The Blizzard of 1888 and its Effect on Immigrants Essays

The Blizzard of 1888 and its Effect on Immigrants Essays

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The Blizzard of 1888 tested how much the human spirit could take. Stacking problems on problems, it was unforgiving to everybody in the area. Though the immigrants who came to the US all took different paths and ended up settling in different places of the Great Plains, in the end they both went through the same cold, unpredictable blizzard.
The Rollag family, originating from Norway, came to the US because her husband, Ole, was assigned five years of military service, their farms were being reduced in size every generation, and for a better life for their children. In Norway, the firstborn son has a much easier life because he is granted a bonde gaard, allowing him to be given the valley parcels. Gro and Ole chose to settle at Decorah in Winneshiek County because of the other Norwegian immigrants who had been there longer. Since their family was known to have a farming background as well, they had no reason to refuse going to Decorah. The factors that pulled them in to settle were apparent reports of there being no pests, such as grasshoppers, or prairie fires and being filled with free land, along with healthy soil, rich loam, and plenty of wheat. Unfortunately by the time they had arrived all the free land was gone so they decided to continue their journey on to Rock County, Minnesota which they heard had some land for them and a lot of potential to grow.
Anna and Johann Kaufmann were from the Ukrainian province of Volhynia and went to the US, along with their two children, Peter and Johann. People like the Kaufmann family referred to themselves as "Schweizers", which were Swiss-German Mennonites. They originally were peacefully living a life of religious freedom, with no military service, their own land and the right to main...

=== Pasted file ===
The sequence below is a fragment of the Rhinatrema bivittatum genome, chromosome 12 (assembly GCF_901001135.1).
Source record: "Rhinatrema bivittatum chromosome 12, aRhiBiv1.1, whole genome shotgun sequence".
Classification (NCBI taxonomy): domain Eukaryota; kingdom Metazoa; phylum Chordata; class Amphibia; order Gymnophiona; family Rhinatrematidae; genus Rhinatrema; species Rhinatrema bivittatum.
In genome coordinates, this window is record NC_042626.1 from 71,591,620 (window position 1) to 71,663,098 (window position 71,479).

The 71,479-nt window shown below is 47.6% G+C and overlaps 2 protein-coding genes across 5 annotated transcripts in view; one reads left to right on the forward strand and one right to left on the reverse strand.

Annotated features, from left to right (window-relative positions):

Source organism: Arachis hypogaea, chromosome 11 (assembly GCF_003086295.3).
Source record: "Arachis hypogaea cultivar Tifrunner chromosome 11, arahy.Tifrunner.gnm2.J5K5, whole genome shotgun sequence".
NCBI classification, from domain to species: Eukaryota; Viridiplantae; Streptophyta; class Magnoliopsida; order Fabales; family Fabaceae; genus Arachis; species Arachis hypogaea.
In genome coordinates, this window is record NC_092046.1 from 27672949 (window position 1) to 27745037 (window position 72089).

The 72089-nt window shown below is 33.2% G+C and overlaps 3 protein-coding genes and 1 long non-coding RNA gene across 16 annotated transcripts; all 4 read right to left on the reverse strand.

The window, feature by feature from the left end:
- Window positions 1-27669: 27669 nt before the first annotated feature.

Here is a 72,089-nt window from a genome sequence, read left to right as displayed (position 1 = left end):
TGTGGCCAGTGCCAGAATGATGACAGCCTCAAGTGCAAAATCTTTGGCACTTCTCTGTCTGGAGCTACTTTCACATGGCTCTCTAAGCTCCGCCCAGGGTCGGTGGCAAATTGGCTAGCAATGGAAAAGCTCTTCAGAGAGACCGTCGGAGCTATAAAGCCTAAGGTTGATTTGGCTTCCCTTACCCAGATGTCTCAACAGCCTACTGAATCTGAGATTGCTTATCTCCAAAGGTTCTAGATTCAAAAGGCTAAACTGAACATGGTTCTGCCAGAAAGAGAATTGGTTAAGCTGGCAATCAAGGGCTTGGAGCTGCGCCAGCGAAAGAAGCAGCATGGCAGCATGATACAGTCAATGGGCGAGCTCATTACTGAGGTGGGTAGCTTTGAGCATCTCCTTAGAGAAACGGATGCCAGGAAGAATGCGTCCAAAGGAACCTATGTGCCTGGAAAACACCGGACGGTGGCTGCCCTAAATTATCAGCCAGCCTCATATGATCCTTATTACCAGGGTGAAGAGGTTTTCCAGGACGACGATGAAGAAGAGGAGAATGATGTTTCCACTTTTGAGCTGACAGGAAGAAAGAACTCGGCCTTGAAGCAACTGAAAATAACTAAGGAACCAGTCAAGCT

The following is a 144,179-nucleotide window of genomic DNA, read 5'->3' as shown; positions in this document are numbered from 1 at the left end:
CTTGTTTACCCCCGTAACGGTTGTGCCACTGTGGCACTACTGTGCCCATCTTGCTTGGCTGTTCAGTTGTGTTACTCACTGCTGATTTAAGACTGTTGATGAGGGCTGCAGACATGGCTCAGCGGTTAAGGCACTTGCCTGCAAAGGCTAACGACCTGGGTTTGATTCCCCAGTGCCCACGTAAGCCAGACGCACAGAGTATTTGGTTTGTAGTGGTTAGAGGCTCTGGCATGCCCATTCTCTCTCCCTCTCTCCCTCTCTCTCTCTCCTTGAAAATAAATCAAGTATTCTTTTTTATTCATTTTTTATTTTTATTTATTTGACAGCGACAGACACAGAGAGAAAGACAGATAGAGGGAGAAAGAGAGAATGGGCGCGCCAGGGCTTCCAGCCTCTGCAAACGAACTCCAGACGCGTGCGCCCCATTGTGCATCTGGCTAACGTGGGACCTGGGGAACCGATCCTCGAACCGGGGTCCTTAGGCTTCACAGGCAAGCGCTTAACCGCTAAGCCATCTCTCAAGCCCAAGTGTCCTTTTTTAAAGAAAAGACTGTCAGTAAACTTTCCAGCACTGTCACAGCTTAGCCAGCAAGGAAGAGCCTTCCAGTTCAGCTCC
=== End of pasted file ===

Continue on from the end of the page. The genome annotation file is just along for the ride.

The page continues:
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...torm because he had some grudges with the people he worked with. Professor William Payne and Thomas Cochran Jr. felt as if they were being insulted with Woodruff’s interruptions while Sergeant Adolphus Greely was indifferent on the entire situation and chose to not help. Ultimately they failed doing their job because they lacked communication; they were considered more of a burden than help.
After the harsh storms, the surviving immigrants were still going through hell. The land they were told to be free turned out to be just the opposite, making them move to the coast and near populated cities to find some sort of purpose. Had they continued living in the Great Plains, they would have been financially unstable and technologically inefficient. Bankruptcy was tagging so many immigrants; it makes you wonder if they would have been better just staying where they were.

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